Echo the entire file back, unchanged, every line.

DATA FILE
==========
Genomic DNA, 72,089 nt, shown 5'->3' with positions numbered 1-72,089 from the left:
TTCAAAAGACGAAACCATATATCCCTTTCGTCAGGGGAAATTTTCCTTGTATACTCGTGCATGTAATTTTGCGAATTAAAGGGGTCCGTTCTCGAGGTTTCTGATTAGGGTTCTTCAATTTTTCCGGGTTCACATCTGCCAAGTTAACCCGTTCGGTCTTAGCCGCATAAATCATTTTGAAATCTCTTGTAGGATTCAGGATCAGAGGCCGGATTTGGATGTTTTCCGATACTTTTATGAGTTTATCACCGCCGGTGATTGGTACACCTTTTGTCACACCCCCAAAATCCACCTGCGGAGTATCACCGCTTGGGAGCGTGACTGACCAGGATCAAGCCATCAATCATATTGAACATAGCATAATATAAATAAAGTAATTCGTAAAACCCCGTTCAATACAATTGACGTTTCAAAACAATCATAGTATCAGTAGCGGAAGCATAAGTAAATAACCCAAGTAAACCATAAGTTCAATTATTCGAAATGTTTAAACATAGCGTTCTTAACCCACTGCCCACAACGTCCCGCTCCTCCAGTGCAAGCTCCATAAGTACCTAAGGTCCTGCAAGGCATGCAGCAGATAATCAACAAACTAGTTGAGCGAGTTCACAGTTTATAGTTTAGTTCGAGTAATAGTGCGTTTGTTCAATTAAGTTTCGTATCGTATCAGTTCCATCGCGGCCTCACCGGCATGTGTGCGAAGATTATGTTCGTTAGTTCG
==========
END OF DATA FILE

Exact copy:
Genomic DNA, 72,089 nt, shown 5'->3' with positions numbered 1-72,089 from the left:
TTCAAAAGACGAAACCATATATCCCTTTCGTCAGGGGAAATTTTCCTTGTATACTCGTGCATGTAATTTTGCGAATTAAAGGGGTCCGTTCTCGAGGTTTCTGATTAGGGTTCTTCAATTTTTCCGGGTTCACATCTGCCAAGTTAACCCGTTCGGTCTTAGCCGCATAAATCATTTTGAAATCTCTTGTAGGATTCAGGATCAGAGGCCGGATTTGGATGTTTTCCGATACTTTTATGAGTTTATCACCGCCGGTGATTGGTACACCTTTTGTCACACCCCCAAAATCCACCTGCGGAGTATCACCGCTTGGGAGCGTGACTGACCAGGATCAAGCCATCAATCATATTGAACATAGCATAATATAAATAAAGTAATTCGTAAAACCCCGTTCAATACAATTGACGTTTCAAAACAATCATAGTATCAGTAGCGGAAGCATAAGTAAATAACCCAAGTAAACCATAAGTTCAATTATTCGAAATGTTTAAACATAGCGTTCTTAACCCACTGCCCACAACGTCCCGCTCCTCCAGTGCAAGCTCCATAAGTACCTAAGGTCCTGCAAGGCATGCAGCAGATAATCAACAAACTAGTTGAGCGAGTTCACAGTTTATAGTTTAGTTCGAGTAATAGTGCGTTTGTTCAATTAAGTTTCGTATCGTATCAGTTCCATCGCGGCCTCACCGGCATGTGTGCGAAGATTATGTTCGTTAGTTCG